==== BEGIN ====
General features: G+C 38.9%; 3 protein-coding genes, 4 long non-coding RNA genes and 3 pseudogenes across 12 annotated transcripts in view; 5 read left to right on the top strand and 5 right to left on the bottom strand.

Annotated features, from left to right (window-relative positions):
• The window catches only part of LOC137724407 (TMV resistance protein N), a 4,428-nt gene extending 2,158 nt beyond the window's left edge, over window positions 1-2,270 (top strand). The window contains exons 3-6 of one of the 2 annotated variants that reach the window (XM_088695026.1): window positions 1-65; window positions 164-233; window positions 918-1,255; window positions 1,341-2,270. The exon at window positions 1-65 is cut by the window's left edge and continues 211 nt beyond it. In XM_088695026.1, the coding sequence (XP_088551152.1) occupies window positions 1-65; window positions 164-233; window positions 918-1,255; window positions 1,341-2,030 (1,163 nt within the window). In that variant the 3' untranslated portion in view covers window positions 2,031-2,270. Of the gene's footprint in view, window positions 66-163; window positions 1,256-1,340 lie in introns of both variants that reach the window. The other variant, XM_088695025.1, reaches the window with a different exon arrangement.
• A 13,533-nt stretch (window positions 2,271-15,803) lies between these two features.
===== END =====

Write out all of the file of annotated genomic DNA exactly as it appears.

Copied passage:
General features: G+C 38.9%; 3 protein-coding genes, 4 long non-coding RNA genes and 3 pseudogenes across 12 annotated transcripts in view; 5 read left to right on the top strand and 5 right to left on the bottom strand.

Annotated features, from left to right (window-relative positions):
• The window catches only part of LOC137724407 (TMV resistance protein N), a 4,428-nt gene extending 2,158 nt beyond the window's left edge, over window positions 1-2,270 (top strand). The window contains exons 3-6 of one of the 2 annotated variants that reach the window (XM_088695026.1): window positions 1-65; window positions 164-233; window positions 918-1,255; window positions 1,341-2,270. The exon at window positions 1-65 is cut by the window's left edge and continues 211 nt beyond it. In XM_088695026.1, the coding sequence (XP_088551152.1) occupies window positions 1-65; window positions 164-233; window positions 918-1,255; window positions 1,341-2,030 (1,163 nt within the window). In that variant the 3' untranslated portion in view covers window positions 2,031-2,270. Of the gene's footprint in view, window positions 66-163; window positions 1,256-1,340 lie in introns of both variants that reach the window. The other variant, XM_088695025.1, reaches the window with a different exon arrangement.
• A 13,533-nt stretch (window positions 2,271-15,803) lies between these two features.